Change search
CiteExportLink to record
Permanent link

Direct link
Cite
Citation style
  • apa
  • harvard1
  • ieee
  • modern-language-association-8th-edition
  • vancouver
  • Other style
More styles
Language
  • de-DE
  • en-GB
  • en-US
  • fi-FI
  • nn-NO
  • nn-NB
  • sv-SE
  • Other locale
More languages
Output format
  • html
  • text
  • asciidoc
  • rtf
Swedish designers go Nippon: An empirical study of small Swedish design firms' entry to Japan
Jönköping University, Jönköping International Business School, JIBS, EMM (Entrepreneurship, Marketing, Management).
Jönköping University, Jönköping International Business School, JIBS, EMM (Entrepreneurship, Marketing, Management).
Jönköping University, Jönköping International Business School, JIBS, EMM (Entrepreneurship, Marketing, Management).
2006 (English)Independent thesis Basic level (degree of Bachelor), 10 points / 15 hpStudent thesis
Abstract [en]

Internationalisation is today part of every firm’s reality and impossible to deny. Researchers have developed several models and theories concerning this topic describing firms internationalisation in terms of innovation models, behavioural-, sequential-, and learning processes. However, there is a lack of export research for small firms that are practically oriented towards a specific market. Small firms often lack the resources and time to investigate new markets. We have seen an empirically driven need for research about entry strategies due to a request from a Swedish design company.

The Japanese economy is the second largest in the world with a population interested in consumer goods such as design products and services. During the last years, the fascination for western cultures, Swedish design and lifestyle has grown. Due to this, it is interesting for small Swedish design firms to examine the Japanese market.

The purpose of the thesis is to empirically examine small Swedish design firms’ internationalisation process to Japan. Appropriate export entry strategies will be evaluated in order to find suitable suggestions for other design firms with similar characteristics that wish to expand to Japan.

To fulfil this purpose, a qualitative method with an orientation towards induction was used. Primary data was gathered by interviews with five Swedish design firms with experiences from Japanese market penetration. To approach the Japanese market and entry strategies from another perspective, complementary information and interviews were conducted with for example the manager at Swedish Trade Council Japan, and the founder of the agent association Japan Porten.

Internationalisation theories, export entry strategies, and theory about the Japanese market have also been presented. As a result of the theory chapter, research questions rose concerning what international entry strategy this type of companies should use. What entry mode and distribution channels are most appropriate, how should the marketing plan be composed and what other things should to be considered before a Japanese market entry? A cross-analysis was then made contrasting and comparing theory and empirical data in order to reach conclusions.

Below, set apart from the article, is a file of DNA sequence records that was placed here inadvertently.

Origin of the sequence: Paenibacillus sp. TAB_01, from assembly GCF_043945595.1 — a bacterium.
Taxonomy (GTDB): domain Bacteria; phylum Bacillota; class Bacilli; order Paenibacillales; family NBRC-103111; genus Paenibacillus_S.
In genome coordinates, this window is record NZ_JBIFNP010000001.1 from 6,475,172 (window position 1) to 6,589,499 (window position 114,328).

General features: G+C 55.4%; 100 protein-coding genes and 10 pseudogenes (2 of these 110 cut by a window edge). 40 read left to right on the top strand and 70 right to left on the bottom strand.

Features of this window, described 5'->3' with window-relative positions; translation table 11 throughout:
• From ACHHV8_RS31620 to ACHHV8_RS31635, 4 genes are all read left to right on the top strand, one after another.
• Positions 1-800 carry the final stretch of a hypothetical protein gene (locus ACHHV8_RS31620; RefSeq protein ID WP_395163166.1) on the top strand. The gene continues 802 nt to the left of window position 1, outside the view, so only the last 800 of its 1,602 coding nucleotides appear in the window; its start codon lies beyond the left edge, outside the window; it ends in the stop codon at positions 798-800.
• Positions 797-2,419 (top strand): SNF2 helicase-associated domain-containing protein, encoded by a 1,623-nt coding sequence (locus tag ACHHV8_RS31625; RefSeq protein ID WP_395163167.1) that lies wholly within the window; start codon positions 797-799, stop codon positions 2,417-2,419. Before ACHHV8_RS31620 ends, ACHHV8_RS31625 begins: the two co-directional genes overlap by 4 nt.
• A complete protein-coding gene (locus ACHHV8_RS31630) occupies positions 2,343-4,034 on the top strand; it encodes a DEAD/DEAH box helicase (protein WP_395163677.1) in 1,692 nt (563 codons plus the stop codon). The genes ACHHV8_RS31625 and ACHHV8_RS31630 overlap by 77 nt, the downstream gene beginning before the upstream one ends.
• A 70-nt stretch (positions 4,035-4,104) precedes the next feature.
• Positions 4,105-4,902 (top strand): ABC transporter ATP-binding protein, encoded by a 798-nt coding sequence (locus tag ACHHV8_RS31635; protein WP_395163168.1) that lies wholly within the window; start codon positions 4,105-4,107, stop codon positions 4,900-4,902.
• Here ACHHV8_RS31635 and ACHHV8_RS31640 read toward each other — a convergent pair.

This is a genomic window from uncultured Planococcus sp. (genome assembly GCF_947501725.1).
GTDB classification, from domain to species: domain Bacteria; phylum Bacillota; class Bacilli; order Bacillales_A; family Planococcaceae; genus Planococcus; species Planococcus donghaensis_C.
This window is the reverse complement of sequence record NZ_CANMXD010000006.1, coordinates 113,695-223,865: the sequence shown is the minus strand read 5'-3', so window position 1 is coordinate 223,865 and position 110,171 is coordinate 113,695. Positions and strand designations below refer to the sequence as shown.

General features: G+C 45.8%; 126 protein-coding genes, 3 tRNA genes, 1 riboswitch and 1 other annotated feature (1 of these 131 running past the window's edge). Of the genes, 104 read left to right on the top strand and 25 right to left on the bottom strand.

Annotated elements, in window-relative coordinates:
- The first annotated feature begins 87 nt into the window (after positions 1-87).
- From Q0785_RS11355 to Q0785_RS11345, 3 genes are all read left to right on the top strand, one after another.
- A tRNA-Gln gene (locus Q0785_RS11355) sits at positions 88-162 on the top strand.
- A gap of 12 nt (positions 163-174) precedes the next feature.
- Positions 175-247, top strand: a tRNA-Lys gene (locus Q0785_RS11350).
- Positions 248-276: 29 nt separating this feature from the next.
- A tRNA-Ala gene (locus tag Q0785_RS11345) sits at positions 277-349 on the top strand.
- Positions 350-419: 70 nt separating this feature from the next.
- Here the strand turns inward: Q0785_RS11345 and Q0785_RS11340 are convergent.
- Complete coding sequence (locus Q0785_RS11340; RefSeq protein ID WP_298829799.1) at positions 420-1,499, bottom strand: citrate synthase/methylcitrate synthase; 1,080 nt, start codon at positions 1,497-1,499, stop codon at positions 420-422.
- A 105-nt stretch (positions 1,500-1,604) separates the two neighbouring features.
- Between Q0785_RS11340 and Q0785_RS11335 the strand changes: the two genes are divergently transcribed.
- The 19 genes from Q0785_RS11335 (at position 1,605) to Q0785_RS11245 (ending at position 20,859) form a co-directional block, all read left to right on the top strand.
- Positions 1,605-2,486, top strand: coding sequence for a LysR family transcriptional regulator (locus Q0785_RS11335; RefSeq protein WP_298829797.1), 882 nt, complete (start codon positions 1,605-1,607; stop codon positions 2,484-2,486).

The conclusion gives suggestions about what steps small Swedish design firms should take after they have decided to enter Japan. We have found evidence during this research process that suggests them to use a direct entry mode, contracting an agent or distributor. To get in contact with business partners, the companies can participate in trade fairs or events, promote themselves through magazines, and take help from the Swedish Trade Council. Products should be slightly adjusted to the Japanese market, especially in terms of physical size and packaging materials that has to be flawless and professional. The price can be set higher than in Sweden and the company should position themselves as high quality producers. Swedish design, originality, and handicraft tradition should be promoted. Further, the Japanese business culture has to be respected, where negotiation manners, honesty and politeness should be considered. The companies also have to bear in mind that things take time in Japan and it is important to develop personal life-lasting relationships.

Place, publisher, year, edition, pages
2006. , 53 p.
Keyword [en]
internationalisation, export, market entry, design, small firms, Japan
National Category
Business Administration
Identifiers
URN: urn:nbn:se:hj:diva-460OAI: oai:DiVA.org:hj-460DiVA: diva2:4174
Uppsok
samhälle/juridik
Supervisors
Examiners
Available from: 2006-06-26 Created: 2006-06-26

Open Access in DiVA

fulltext(482 kB)1210 downloads
File information
File name FULLTEXT01.pdfFile size 482 kBChecksum MD5
8f5dc4ab1daddc041694e683f8a33a322410743c399ac5c69c54dcea6e1de1ef68f43a4e
Type fulltextMimetype application/pdf

By organisation
JIBS, EMM (Entrepreneurship, Marketing, Management)
Business Administration

Search outside of DiVA

GoogleGoogle Scholar
Total: 1210 downloads
The number of downloads is the sum of all downloads of full texts. It may include eg previous versions that are now no longer available

Total: 1862 hits
CiteExportLink to record
Permanent link

Direct link
Cite
Citation style
  • apa
  • harvard1
  • ieee
  • modern-language-association-8th-edition
  • vancouver
  • Other style
More styles
Language
  • de-DE
  • en-GB
  • en-US
  • fi-FI
  • nn-NO
  • nn-NB
  • sv-SE
  • Other locale
More languages
Output format
  • html
  • text
  • asciidoc
  • rtf